9. Soldatos CR, Dikeos DG, Paparrigopoulos TJ. The diagnostic validity of the Athens insomnia scale. J Psychosom Res. 2003;55:263–267
10. Walters AS, LeBrocq C, Dhar A, Hening W, Rosen R, Allen RP, et al. Validation of the international restless legs syndrome study group rating scale for restless legs syndrome. Sleep Med. 2003;4:121–132
11. Netzer NC, Stoohs RA, Netzer CM, Clark K, Strohl KP. Using the Berlin questionnaire to identify patients at risk for the sleep apnea syndrome. Ann Intern Med. 1999;131:485–491
12. Iliescu EA, Yeates KE, Holland DC. Quality of sleep in patients with chronic kidney disease. Nephrol Dial Transplant. 2004;19:95–99
13. Iliescu EA, Coo H, McMurray MH, Meers CL, Quinn MM, Singer MA, et al. Quality of sleep and health-related quality of life in haemodialysis patients. Nephrol Dial Transplant. 2003;18:126–132
14. Merlino G, Piani A, Dolso P, Adorati M, Cancelli I, Valente M, et al. Sleep disorders in patients with end-stage renal disease undergoing dialysis therapy. Nephrol Dial Transplant. 2006;21:184–190
15. Unruh M, Sanders MH, Redline S, Piraino BM, Umans JG, Chami H, et al. Sleep apnea in patients on conventional thrice weekly hemodialysis: comparison with matched controls from the Sleep Heart Study. J Am Soc Nephrol. 2006;17:3503–3509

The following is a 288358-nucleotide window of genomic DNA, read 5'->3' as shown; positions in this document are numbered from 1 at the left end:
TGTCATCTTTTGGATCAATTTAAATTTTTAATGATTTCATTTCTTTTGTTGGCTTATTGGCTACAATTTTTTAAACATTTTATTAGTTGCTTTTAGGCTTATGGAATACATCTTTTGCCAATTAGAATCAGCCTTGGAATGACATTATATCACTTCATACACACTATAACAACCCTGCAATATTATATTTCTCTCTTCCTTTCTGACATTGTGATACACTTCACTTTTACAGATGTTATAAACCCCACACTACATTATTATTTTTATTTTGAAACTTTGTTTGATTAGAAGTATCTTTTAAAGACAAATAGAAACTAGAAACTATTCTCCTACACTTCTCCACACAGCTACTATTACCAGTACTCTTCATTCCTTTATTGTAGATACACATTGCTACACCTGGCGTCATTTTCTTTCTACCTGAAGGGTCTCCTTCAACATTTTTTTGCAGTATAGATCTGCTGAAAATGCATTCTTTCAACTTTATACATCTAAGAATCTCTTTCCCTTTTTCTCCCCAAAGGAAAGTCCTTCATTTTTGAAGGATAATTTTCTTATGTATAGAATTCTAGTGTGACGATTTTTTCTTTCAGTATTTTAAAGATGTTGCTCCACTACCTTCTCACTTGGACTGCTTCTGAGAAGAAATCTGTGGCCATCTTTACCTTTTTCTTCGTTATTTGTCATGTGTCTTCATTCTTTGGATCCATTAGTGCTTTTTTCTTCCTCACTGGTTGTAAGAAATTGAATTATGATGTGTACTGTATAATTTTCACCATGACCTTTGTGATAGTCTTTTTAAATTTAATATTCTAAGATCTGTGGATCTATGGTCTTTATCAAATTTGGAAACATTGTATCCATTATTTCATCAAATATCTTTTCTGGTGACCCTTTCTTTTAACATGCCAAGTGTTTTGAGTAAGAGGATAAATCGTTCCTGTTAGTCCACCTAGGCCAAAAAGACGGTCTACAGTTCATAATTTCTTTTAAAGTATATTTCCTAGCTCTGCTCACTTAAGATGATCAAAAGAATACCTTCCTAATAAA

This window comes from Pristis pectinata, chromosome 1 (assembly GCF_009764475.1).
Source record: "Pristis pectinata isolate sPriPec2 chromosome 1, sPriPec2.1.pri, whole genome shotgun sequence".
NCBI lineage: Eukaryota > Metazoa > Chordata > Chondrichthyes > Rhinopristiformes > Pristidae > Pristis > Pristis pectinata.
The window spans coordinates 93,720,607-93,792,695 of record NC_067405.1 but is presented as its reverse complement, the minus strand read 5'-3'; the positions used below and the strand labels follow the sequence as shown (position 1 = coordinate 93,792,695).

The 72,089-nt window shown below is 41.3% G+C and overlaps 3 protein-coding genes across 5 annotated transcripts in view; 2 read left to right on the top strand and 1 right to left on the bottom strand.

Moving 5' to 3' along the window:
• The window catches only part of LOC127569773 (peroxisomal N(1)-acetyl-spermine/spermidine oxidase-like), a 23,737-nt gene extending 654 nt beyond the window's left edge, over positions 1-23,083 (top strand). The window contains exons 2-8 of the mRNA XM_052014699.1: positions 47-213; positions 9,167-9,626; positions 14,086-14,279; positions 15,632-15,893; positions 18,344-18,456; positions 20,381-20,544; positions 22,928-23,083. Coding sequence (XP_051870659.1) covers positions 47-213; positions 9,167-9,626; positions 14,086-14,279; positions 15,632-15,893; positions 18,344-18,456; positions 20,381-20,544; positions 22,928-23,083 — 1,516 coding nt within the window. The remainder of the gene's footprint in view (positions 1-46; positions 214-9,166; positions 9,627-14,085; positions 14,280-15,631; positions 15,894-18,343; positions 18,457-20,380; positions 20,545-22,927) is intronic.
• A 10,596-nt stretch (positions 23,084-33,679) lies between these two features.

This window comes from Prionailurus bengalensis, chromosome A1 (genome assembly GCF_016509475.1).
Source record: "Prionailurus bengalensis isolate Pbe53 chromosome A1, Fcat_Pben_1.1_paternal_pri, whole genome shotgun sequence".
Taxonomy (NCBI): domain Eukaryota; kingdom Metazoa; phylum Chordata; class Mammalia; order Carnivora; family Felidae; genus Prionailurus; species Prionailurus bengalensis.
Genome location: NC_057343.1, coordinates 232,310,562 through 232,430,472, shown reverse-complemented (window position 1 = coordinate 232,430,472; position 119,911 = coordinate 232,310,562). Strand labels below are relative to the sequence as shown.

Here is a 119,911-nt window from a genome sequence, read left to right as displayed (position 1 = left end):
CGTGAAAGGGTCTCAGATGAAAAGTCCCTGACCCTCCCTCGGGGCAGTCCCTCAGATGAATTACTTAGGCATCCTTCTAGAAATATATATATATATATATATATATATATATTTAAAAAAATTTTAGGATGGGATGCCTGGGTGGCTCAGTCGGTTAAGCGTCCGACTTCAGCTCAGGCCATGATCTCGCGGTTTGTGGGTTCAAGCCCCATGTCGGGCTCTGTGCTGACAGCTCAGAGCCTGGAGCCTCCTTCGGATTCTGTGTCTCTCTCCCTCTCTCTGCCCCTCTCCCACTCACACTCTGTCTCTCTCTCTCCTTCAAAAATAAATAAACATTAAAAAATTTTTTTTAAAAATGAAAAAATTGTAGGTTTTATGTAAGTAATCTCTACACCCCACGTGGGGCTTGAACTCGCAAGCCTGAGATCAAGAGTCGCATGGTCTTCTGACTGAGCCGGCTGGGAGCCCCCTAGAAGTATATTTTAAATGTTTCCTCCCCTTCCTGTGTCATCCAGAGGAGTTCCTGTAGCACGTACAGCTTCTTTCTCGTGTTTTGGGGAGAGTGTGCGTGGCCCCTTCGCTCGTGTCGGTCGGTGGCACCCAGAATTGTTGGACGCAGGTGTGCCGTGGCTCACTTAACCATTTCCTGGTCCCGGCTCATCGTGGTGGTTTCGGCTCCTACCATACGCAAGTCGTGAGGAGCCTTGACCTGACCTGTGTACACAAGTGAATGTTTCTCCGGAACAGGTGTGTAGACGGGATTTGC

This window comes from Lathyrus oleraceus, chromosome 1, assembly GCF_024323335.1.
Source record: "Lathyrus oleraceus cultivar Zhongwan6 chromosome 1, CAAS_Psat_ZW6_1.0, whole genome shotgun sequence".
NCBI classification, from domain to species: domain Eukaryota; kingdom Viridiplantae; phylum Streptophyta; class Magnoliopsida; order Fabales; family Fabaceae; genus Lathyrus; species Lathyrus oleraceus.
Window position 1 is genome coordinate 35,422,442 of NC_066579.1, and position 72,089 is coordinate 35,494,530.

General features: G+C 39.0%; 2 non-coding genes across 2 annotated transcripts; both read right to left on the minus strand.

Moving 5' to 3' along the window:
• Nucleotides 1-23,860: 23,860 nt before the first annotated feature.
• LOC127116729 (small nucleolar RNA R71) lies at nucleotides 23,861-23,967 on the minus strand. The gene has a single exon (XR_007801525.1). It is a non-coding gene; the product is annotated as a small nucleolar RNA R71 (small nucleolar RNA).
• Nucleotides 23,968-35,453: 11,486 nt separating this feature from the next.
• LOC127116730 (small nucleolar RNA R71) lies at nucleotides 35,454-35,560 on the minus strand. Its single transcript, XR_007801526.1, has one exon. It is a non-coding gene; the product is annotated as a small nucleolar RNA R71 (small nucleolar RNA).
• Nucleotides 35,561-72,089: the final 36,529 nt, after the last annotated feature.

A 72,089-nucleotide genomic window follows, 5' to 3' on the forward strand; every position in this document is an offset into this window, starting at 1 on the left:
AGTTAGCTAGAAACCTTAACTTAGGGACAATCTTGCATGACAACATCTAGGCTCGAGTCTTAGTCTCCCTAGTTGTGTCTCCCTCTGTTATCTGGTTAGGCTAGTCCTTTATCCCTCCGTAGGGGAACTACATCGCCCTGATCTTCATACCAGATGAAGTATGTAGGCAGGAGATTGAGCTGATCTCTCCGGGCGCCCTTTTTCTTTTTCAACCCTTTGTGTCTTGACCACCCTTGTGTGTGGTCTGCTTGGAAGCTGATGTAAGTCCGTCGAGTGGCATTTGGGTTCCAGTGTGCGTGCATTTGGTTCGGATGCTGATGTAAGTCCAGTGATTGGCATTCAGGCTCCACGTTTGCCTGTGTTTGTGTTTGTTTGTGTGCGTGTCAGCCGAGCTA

16. Pillar G, Schuscheim G, Weiss R, Malhotra A, McCowen KC, Shlitner A, et al. Interactions between hypoglycemia and sleep architecture in children with type 1 diabetes mellitus. J Pediatr. 2003;142:163–168
17. Resnick HE, Redline S, Shahar E, Gilpin A, Newman A, Walter R, et al. Diabetes and sleep disturbances: findings from the sleep heart health study. Diabetes Care. 2003;26:702–709
18. Walters AS, Hickey K, Maltzman J, Verrico T, Joseph D, Hening W, et al. A questionnaire study of 138 patients with restless legs syndrome: the ‘Night-Walkers’ survey. Neurology. 1996;46:92–95
19. Hughes JR. Correlations between EEG and chemical changes in uremia. Electroencephalogr Clin Neurophysiol. 1980;48:583–594
20. Vaziri ND, Oveisi F, Wierszbiezki M, Shaw V, Sporty LD. Serum melatonin and 6-sulfatoxymelatonin in end-stage renal disease: effect of hemodialysis. Artif Organs. 1993;17:764–769
21. Furst P. Amino acid metabolism in uremia. J Am Coll Nutr. 1989;8:310–323
22. Parker KP, Bliwise DL, Rye DB. Hemodialysis disrupts basic sleep regulatory mechanisms: building hypotheses. Nurs Res. 2000;49:327–332
23. Vgontzas AN, Papanicolaou DA, Bixler EO, Hopper K, Lotsikas A, Lin HM, et al. Sleep apnea and daytime sleepiness and fatigue: relation to visceral obesity, insulin resistance and hypercytokinemia. J Clin Endocrinol Metab. 2000;85:1151–1158
24. Hanly P. Sleep apnea and daytime sleepiness in end-stage renal disease. Semin Dial. 2004;17:109–114
25. Nieto FJ, Young TB, Lind BK, Shahar E, Samet JM, Redline S, et al. Association of sleep-disordered breathing, sleep apnea and hypertension in a large community-based study. Sleep Heart Health Study. JAMA. 2000;283:1829–1836
26. Al Jahdali HH, Al Qadhi WA, Khogeer HA, Al Hejaili F, Al Ghamdi SMG, Al Sayyari A. Restless leg syndrome in patients on dialysis. Saudi J Kidney Dis Transpl. 2009;20:378–385
27. Winkelman JW, Chertow GM, Lazarus JM. Restless legs syndrome in end-stage renal disease. Am J Kidney Dis. 1996;28:372–378
Keywords:

dialysis; end-stage renal disease; insomnia; restless legs syndrome; sleep apnea

© 2011 Egyptian Public Health Association